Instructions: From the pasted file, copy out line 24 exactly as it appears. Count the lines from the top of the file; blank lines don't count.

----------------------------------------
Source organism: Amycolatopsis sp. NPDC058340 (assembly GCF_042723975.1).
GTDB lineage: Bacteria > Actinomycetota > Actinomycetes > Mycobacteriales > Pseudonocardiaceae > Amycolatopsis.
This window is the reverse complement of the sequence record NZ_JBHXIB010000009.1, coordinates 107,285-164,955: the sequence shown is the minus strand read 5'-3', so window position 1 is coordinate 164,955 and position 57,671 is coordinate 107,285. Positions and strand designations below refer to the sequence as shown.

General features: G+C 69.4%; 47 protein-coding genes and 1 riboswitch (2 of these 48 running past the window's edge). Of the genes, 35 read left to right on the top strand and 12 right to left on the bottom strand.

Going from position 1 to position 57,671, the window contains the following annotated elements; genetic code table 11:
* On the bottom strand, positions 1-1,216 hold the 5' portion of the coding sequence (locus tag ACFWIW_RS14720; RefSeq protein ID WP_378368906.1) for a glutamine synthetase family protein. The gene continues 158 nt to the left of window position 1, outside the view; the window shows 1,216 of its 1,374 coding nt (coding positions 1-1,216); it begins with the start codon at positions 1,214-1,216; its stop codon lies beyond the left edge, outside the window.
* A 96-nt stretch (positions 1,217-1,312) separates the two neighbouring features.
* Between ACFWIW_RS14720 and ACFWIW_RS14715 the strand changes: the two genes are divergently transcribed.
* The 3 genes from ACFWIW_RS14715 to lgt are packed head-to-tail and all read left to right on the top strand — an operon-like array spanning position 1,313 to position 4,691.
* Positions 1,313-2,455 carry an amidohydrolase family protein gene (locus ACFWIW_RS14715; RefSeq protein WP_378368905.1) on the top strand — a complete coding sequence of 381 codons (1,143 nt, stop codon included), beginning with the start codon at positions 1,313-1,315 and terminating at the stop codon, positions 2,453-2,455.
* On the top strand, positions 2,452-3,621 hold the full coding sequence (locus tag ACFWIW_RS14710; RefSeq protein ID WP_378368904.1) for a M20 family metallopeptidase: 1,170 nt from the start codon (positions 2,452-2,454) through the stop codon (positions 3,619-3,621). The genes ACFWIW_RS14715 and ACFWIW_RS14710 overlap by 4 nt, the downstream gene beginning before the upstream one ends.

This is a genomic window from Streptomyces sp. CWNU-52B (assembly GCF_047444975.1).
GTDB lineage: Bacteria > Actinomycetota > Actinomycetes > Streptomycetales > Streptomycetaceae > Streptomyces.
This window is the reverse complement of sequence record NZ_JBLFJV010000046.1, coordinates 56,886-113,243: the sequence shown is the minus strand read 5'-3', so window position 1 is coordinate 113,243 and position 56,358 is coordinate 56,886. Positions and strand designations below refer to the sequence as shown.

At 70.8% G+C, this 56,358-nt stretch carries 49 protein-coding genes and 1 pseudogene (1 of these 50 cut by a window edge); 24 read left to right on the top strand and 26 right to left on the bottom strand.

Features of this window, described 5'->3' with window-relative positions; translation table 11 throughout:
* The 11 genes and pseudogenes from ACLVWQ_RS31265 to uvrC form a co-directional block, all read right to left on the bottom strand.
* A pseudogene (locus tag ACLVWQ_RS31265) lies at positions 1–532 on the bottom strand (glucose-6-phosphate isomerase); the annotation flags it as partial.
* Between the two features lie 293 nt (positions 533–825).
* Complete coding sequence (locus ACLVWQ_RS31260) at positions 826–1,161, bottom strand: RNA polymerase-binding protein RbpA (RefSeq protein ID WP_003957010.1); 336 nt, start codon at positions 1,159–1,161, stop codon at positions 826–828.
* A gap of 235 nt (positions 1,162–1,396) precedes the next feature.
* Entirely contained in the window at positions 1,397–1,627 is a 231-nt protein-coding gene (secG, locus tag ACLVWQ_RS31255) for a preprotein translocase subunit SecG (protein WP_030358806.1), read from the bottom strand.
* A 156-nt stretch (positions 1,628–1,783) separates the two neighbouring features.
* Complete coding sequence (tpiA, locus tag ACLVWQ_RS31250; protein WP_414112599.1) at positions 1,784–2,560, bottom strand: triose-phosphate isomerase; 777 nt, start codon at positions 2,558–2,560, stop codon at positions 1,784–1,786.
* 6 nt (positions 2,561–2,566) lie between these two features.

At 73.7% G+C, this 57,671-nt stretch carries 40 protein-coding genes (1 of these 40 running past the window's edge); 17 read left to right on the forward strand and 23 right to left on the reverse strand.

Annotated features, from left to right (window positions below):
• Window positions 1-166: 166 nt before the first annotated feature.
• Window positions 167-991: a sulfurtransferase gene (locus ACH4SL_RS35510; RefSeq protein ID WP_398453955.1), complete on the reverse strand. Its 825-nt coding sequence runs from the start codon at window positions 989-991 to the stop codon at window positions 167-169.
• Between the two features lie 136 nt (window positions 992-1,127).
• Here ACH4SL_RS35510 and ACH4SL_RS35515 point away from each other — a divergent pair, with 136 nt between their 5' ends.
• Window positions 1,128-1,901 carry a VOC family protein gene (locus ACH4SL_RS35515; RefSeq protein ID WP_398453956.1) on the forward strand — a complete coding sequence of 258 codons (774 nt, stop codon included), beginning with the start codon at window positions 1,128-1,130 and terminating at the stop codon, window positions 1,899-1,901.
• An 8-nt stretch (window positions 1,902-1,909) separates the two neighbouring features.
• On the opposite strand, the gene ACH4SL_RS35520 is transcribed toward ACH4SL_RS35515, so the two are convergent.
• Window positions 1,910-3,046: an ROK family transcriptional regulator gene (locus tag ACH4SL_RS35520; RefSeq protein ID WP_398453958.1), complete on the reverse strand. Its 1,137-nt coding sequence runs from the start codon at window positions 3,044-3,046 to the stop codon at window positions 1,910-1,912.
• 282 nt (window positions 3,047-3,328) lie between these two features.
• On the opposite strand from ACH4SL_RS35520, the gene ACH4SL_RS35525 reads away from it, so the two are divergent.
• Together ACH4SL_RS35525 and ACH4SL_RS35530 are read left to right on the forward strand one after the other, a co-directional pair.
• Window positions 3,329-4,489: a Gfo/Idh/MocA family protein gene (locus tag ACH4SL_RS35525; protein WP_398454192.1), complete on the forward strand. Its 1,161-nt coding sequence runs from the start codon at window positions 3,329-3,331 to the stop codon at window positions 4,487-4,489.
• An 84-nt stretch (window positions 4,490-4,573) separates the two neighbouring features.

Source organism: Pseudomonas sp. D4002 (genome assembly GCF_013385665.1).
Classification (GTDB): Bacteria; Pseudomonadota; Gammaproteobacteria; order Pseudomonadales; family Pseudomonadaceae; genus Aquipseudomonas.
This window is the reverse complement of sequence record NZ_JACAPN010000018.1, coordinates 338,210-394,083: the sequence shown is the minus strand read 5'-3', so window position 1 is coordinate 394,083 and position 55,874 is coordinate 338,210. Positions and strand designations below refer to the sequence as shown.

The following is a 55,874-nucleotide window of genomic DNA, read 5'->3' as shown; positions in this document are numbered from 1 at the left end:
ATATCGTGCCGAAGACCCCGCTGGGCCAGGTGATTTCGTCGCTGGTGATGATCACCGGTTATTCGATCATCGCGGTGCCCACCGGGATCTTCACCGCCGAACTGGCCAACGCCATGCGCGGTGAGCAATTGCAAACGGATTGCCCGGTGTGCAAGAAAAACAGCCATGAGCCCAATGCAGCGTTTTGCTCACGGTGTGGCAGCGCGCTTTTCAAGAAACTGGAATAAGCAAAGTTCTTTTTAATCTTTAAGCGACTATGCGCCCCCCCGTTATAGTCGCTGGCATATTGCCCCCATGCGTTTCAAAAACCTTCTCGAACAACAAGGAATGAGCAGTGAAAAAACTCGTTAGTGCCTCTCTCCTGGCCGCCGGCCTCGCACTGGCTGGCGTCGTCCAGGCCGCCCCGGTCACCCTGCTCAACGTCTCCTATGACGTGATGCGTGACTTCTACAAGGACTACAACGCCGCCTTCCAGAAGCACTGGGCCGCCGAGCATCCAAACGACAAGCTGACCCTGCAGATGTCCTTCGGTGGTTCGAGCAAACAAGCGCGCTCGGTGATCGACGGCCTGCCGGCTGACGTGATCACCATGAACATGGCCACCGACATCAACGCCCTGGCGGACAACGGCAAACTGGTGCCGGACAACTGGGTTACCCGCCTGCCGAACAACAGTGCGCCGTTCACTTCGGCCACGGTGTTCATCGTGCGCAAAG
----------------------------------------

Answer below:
* Complete coding sequence (tpiA, locus tag ACLVWQ_RS31250; protein WP_414112599.1) at positions 1,784–2,560, bottom strand: triose-phosphate isomerase; 777 nt, start codon at positions 2,558–2,560, stop codon at positions 1,784–1,786.